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  1. #1

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    advancing film - bigger spaces between frames

    hey...

    i'm just wondering if it's possible to get a professional to modify my contax 35mm slr to advance the film more (is there a simple lever adjusting solution i'm not aware of?). i use borders a lot when enlarging in the darkroom and the spacing is mighty tight so i've cut into the picture a couple times. i'd like the option of big borders too.

    thanks...jordan.

  2. #2

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    Good Afternoon Jordan,

    It's probably possible, but I imagine that time and effort required of a camera technician would hardly be worthwhile. If you really need the extra blank space, why not just use the lens cap while shooting blanks in between your user frames? 18 shots on a 35mm roll still doesn't add up to very expensive film cost.

    Konical

  3. #3

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    Even easier get a Kiev then you can get constantly changing borders -)

  4. #4

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    You've got a good point here. When you look at the wasted space on a 36 frame film, you'd think it would be possible to increase borders and still allow 36 frames to be taken.

    The spacing on my MZ7 means that when cutting the film into strips of 6 frames, I have to be very precise and I occasionally just about clip the edge of the neg.

    So, a lot of sympathy from me but not much help in terms of a solution.

    pentaxuser

  5. #5
    AgX
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    -) Very much out of the blue: let two gears change in the film drive unit, making a new gear ratio and thus gaining broader spaces in between frames.

    Keep your camera at home, but leave the home yourself and

    -) Get a lever knive (don’t know the right word) make yourself an adjustable plate with pins complementary to the perforation, adhere it to the base plate of that knive, adjust it the way that the knive cuts exactly between the frames… and keep your fingers off that knive's blade.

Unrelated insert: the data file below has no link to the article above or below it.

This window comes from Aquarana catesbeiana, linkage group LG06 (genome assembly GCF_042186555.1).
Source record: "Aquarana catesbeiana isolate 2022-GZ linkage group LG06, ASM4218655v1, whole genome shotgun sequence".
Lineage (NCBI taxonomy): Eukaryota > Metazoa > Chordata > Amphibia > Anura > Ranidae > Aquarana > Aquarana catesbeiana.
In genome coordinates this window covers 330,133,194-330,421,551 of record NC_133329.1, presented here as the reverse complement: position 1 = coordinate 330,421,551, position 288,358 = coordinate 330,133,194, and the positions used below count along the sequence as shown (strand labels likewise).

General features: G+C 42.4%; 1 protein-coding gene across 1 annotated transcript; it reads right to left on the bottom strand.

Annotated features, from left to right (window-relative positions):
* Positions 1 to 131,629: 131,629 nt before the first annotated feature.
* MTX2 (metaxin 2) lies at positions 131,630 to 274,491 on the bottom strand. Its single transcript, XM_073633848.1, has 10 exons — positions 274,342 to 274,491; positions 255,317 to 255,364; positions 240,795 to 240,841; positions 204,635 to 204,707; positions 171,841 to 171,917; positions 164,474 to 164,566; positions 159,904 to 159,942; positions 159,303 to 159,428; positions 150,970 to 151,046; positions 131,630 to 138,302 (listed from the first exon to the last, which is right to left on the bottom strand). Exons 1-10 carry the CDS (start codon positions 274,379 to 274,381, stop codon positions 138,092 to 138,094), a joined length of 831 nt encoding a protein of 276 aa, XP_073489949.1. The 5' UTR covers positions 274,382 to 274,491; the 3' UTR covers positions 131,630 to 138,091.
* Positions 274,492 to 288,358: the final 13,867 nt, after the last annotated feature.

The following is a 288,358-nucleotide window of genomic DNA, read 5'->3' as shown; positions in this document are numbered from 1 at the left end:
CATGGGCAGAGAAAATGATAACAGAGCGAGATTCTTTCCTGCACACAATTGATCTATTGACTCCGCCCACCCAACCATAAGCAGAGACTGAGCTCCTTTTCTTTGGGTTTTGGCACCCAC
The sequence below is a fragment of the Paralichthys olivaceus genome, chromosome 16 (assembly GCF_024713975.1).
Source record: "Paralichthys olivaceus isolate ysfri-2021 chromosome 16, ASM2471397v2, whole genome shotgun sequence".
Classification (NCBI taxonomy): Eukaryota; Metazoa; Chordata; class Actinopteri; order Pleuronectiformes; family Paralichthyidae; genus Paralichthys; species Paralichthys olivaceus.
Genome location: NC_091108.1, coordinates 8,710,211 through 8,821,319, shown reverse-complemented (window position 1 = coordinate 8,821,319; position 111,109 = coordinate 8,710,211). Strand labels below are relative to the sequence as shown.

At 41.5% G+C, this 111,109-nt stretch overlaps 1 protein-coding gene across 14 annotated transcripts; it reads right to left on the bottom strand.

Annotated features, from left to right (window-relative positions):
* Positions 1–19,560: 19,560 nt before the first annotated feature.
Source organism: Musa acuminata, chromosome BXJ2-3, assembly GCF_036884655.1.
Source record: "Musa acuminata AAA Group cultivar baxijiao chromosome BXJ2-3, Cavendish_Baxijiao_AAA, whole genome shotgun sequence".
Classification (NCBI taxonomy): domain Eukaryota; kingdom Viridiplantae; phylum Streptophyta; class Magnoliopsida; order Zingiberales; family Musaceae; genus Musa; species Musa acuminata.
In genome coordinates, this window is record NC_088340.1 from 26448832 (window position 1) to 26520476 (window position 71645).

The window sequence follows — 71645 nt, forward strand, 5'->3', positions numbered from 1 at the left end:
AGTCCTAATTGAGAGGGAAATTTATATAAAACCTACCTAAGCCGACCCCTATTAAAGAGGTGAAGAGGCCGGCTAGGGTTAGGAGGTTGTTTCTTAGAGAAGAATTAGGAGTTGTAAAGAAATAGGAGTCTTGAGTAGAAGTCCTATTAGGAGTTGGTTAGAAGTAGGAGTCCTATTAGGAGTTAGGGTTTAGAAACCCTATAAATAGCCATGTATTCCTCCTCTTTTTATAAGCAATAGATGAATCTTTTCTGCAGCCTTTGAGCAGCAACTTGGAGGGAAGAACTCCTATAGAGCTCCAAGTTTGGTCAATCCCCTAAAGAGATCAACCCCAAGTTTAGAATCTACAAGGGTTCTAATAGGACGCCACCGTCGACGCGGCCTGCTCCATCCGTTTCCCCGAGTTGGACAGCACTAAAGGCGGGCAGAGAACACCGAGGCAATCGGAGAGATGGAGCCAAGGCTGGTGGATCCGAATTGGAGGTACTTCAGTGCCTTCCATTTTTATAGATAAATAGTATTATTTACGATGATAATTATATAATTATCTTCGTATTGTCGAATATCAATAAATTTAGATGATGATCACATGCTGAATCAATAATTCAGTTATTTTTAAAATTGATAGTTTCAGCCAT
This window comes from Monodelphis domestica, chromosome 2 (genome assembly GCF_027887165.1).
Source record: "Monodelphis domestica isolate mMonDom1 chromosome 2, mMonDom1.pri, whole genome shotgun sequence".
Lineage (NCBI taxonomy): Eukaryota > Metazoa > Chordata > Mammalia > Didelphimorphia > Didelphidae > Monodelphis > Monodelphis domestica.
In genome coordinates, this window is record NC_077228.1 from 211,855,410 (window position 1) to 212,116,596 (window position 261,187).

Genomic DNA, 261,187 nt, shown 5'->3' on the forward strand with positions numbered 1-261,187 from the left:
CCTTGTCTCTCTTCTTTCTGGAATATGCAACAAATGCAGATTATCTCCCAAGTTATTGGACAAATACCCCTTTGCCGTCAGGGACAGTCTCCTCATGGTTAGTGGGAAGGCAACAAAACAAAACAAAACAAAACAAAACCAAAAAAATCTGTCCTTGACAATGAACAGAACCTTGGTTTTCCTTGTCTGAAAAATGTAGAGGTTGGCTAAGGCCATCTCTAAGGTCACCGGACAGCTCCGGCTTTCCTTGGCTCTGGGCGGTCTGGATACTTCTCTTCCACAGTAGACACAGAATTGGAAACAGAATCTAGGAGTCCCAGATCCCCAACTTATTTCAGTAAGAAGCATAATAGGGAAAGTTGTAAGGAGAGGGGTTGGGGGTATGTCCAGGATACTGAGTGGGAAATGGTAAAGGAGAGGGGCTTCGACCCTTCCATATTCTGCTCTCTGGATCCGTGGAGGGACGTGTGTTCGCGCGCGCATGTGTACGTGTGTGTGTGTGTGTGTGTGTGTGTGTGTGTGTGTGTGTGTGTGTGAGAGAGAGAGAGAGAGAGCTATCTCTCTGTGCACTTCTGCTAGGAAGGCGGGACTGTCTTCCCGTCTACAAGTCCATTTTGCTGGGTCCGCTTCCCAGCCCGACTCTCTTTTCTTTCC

6. #6
    AgX
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    As there seems to by confusing around what of knife I'm referring to:

    I mean a blade with a handle attached on side and a joint on the other by which it is connected to a base which edge forms the counterpart to that blade. Actually a scissors construction.

    You'll find it in every graphics shop.

  7. #7
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    These are often called a paper trimmer or guillotine in american english. I use a small Fiskars version with a 6 inch cutting capacity for cutting film. That helps a lot with narrow frame spacing.

    Lee

    Quote Originally Posted by AgX View Post
    As there seems to by confusing around what of knife I'm referring to:

    I mean a blade with a handle attached on side and a joint on the other by which it is connected to a base which edge forms the counterpart to that blade. Actually a scissors construction.

    You'll find it in every graphics shop.

  8. #8
    AgX
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    Speaking of scissors:

    You could even fix such an (adjustable) positioning device to a common household pair of scissors.

  9. #9

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    yeah...i was thinking about just wasting a few frames in between pictures i know for sure i will end up enlarging. however, when i usually find that object, scene, angle, lens, etc. i usually experiment with different filters and depths of field. after that i change lenses and do it all over again. it's not uncommon for me to wrap off a whole roll of 36exp film on 2 different photographic scenes. so doing the spacing thing would get annoying after a while.
    i was hoping that there is a sensor i can take off that tells the winder when it's fully advanced one frame. then i can do 1.25 pumps each frame. it's too perfect to be realistic.

  10. #10
    AgX
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    That pumping won’t work, you’ll have to do a full swing. You’d have to change gears.
    In case of a motorized film transport you’d have to do the same. But there might be (pure guessing) some optoelectronics that read the turns of that pinned spindle somehow. This could be an approach. Or somehow misleading the microprocessor of the camera. The same would have to be done if there was an IR-optoelectronic reading the perforations. But this all is rather out of the blue as I don’t know how modern cameras control film transport. Perhaps somebody else has got a brilliant idea.

    I don’t cling to that cutting idea of mine, but I think some control of cutting between the frames would be a good approach. It might be however that I do not really understand your problem. Especially those `big borders´. That other, that language border can be quite annoying sometimes…

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